Last Call Review of draft-ietf-pim-join-attributes-for-lisp-05

Request Review of draft-ietf-pim-join-attributes-for-lisp
Requested rev. no specific revision (document currently at 06)
Type Last Call Review
Team Security Area Directorate (secdir)
Deadline 2016-10-24
Requested 2016-10-14
Authors Jesus Arango, Stig Venaas, Isidor Kouvelas, Dino Farinacci
Draft last updated 2016-10-27
Completed reviews Genart Last Call review of -05 by Lucy Yong (diff)
Secdir Last Call review of -05 by Brian Weis (diff)
Assignment Reviewer Brian Weis
State Completed
Review review-ietf-pim-join-attributes-for-lisp-05-secdir-lc-weis-2016-10-27
Reviewed rev. 05 (document currently at 06)
Review result Ready
Review completed: 2016-10-27


I have reviewed this document as part of the security directorate's ongoing effort to review all IETF documents being processed by the IESG. These comments were written primarily for the benefit of the security area directors. Document editors and WG chairs should treat these comments just like any other last call comments.

I consider this draft to be Ready.

When a LISP-enabled site has a multicast source emitting messages to other LISP-enabled sites, PIM is used to report that there are multicast receivers within those LISP-enabled sites. These PIM messages are encapsulated with LISP over the provider network (“RLOC address space”) to a LISP ITR at site containing the multicast source. This Internet-Draft adds an attribute to PIM that enables PIM at the LISP xTR in front of a multicast receiver to indicate how it would like to receive the multicast data packets. It may indicate that the LISP multicast data messages are to be sent as native multicast LISP encapsulated packets (replicated in the provider network) or as unicast LISP packets. When unicast packets are selected, another new attribute can indicate  exactly which unicast receiver RLOC to which the multicast messages should be addressed. Security considerations of the semantics for protecting the multicast data packets are outside the scope of this document.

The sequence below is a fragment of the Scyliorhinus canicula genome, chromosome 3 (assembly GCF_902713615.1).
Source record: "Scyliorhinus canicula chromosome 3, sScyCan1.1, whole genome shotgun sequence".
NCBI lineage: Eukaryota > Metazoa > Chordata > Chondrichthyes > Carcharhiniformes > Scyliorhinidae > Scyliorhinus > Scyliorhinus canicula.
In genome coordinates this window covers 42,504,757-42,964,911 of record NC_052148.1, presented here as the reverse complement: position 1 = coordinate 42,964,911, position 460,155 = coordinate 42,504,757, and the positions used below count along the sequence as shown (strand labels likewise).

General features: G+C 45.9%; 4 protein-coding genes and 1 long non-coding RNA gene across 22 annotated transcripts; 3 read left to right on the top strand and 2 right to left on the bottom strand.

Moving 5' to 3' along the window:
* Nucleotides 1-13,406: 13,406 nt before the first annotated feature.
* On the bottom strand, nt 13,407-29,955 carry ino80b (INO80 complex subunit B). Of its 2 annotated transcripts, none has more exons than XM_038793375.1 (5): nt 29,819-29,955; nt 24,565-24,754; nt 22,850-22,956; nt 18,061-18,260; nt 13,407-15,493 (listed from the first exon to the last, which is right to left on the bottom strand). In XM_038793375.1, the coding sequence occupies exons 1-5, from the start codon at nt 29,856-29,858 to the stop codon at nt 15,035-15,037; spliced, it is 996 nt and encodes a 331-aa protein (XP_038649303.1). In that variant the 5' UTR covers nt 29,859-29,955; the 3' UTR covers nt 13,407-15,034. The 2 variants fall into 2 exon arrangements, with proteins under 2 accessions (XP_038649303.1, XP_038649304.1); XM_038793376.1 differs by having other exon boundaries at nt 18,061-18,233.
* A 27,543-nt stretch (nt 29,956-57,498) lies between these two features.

These new attributes are all delivered in PIM messages, which are sent encapsulated in LISP, and if a user has chosen to protect the LISP traffic across the provider network for confidentiality or privacy reasons, and/or chosen to protect the PIM packets with an integrity method, then the new attributes will also be protected. The information in the attributes related only to delivery of the packets, and there are no particular privacy considerations. The current Security Considerations section seems adequate.


Brian Weis
Security, CSG, Cisco Systems
Telephone: +1 408 526 4796
Email: bew at